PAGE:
Do experimental subjects favor their friends?
Brañas Garza, Pablo
Durán, Miguel A.
Espinosa Alejos, María Paz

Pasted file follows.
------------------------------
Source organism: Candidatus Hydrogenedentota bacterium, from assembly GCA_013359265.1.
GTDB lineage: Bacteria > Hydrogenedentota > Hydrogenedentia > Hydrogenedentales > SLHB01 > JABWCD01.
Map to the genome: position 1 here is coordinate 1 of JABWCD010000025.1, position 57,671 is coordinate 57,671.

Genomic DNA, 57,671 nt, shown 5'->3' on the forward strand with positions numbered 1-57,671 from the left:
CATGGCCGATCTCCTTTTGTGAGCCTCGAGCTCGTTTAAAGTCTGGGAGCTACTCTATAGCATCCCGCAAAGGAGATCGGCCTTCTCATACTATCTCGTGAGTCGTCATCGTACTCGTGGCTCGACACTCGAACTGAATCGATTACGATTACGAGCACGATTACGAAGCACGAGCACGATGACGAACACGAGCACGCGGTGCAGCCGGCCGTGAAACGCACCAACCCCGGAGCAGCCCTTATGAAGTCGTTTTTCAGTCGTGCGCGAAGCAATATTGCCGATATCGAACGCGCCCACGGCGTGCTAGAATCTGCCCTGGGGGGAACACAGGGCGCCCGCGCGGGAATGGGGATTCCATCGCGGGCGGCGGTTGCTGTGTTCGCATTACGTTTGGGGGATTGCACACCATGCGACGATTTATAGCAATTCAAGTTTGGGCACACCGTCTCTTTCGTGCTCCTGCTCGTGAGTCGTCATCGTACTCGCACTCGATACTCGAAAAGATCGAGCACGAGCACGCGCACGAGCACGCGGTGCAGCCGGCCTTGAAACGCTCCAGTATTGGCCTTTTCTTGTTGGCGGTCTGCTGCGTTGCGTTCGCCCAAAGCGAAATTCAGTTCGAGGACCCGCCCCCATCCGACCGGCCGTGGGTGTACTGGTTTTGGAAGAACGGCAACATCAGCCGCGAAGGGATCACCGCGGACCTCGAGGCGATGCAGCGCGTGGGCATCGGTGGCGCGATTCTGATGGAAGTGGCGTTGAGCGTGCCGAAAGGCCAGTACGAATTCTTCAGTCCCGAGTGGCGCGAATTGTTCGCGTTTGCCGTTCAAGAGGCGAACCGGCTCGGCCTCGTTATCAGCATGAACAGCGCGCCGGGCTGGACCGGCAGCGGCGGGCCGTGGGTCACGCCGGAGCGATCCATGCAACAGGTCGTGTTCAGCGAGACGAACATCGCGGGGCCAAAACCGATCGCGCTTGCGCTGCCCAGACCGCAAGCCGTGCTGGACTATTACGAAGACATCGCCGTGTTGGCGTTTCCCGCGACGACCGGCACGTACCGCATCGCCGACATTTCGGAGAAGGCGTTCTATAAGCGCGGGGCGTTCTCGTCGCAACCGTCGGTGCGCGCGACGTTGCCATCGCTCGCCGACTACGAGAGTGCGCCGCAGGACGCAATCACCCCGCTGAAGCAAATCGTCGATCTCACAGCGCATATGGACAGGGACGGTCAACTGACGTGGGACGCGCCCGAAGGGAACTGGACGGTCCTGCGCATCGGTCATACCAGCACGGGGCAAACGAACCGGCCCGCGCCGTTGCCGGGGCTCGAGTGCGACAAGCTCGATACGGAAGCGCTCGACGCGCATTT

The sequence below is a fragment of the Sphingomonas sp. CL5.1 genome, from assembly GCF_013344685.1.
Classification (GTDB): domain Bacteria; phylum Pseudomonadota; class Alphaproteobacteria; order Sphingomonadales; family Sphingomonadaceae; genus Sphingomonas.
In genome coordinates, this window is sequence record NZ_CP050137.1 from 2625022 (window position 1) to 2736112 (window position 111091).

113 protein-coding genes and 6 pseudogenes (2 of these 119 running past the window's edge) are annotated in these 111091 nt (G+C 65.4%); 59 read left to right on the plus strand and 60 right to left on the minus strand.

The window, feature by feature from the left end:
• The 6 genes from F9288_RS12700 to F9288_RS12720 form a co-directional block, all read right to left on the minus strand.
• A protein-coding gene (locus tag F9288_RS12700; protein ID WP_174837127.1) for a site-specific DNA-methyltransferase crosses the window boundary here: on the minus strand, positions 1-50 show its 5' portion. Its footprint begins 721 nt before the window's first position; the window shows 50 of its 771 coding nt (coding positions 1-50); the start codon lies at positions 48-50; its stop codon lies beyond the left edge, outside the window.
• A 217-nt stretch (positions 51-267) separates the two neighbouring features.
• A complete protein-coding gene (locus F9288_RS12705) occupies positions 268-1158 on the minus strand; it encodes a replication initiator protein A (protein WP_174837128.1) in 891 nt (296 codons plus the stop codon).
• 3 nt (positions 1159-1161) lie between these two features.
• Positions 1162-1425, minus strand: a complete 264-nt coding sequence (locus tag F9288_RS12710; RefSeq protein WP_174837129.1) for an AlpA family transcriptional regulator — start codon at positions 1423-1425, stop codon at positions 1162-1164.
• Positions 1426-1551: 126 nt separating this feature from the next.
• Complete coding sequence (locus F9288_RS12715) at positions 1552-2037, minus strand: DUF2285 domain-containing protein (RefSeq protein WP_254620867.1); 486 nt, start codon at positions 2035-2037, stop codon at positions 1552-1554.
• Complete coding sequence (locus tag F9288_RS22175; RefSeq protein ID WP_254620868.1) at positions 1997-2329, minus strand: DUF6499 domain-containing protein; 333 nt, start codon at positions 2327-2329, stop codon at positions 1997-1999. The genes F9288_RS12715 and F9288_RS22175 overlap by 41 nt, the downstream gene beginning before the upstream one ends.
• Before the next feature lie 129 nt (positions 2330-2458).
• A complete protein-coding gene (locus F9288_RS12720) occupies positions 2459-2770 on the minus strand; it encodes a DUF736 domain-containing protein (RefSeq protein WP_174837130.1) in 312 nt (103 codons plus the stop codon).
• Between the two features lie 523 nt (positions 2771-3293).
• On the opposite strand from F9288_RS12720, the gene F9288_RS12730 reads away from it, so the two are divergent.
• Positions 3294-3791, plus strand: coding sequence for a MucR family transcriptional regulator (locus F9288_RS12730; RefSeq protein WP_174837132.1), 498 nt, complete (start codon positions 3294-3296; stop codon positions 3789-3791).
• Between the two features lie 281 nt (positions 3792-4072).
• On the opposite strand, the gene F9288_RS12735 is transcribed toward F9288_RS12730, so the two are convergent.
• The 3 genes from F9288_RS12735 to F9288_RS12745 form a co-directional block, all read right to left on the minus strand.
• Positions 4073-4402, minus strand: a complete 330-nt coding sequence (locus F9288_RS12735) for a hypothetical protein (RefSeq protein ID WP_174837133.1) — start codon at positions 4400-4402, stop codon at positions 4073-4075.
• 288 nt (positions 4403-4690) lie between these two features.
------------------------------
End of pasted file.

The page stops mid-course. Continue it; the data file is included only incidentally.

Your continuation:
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Ideally we would like subjects of experiments to be perfect strangers so that the situation they face at the lab is not just part of a long run interaction. Unfortunately, it is not easy to reach those conditions and experimenters try to mitigate any effects from those out-of-the-lab relationships by, for instance, randomly matching subjects. However, even if this type of procedure is used, there is a positive probability that a subject may face a friend or an acquaintance. We find evidence that social proximity between subjects is irrelevant to experiment results in dictator games. Thus, although ideal conditions are not met, relations between subjects do not contaminate the results of experiments.